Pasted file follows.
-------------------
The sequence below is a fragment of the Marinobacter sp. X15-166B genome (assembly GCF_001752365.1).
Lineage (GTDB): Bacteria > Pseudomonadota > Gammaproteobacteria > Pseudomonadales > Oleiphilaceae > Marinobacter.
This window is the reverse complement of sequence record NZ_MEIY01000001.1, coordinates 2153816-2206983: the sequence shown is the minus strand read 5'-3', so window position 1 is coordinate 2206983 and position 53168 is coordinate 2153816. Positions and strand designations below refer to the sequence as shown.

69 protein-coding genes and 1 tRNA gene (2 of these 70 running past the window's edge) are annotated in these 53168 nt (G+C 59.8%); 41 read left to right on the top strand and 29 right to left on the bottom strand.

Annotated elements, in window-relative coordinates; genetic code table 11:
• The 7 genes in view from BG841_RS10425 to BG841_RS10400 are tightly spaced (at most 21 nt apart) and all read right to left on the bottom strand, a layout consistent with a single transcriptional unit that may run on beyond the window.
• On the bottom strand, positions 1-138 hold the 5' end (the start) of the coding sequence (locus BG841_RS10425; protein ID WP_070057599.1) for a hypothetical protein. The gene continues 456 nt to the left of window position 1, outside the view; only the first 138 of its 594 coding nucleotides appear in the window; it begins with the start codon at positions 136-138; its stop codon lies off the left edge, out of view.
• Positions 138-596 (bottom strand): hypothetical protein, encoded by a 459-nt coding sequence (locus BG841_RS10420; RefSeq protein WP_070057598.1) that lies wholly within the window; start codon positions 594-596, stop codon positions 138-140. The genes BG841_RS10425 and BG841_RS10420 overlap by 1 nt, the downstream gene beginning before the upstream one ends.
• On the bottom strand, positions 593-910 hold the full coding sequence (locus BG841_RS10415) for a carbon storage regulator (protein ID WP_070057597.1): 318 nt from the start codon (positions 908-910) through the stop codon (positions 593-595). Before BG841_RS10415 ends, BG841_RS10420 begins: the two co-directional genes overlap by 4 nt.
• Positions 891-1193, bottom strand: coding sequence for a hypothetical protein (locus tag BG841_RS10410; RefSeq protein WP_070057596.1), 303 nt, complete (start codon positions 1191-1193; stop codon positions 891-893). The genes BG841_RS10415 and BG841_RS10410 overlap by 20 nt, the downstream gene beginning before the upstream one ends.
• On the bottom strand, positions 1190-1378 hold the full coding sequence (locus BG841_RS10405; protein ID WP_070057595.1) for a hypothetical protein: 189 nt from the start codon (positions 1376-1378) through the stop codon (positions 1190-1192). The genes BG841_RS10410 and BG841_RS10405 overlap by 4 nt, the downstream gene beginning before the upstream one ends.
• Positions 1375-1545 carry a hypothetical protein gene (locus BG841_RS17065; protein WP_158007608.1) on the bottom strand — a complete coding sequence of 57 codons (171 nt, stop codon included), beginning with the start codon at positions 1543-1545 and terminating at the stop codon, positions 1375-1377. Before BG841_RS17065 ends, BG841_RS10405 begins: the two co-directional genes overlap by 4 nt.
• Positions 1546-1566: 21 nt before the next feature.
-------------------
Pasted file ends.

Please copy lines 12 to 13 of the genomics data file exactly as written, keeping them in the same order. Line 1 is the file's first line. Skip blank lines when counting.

• Positions 1375-1545 carry a hypothetical protein gene (locus BG841_RS17065; protein WP_158007608.1) on the bottom strand — a complete coding sequence of 57 codons (171 nt, stop codon included), beginning with the start codon at positions 1543-1545 and terminating at the stop codon, positions 1375-1377. Before BG841_RS17065 ends, BG841_RS10405 begins: the two co-directional genes overlap by 4 nt.
• Positions 1546-1566: 21 nt before the next feature.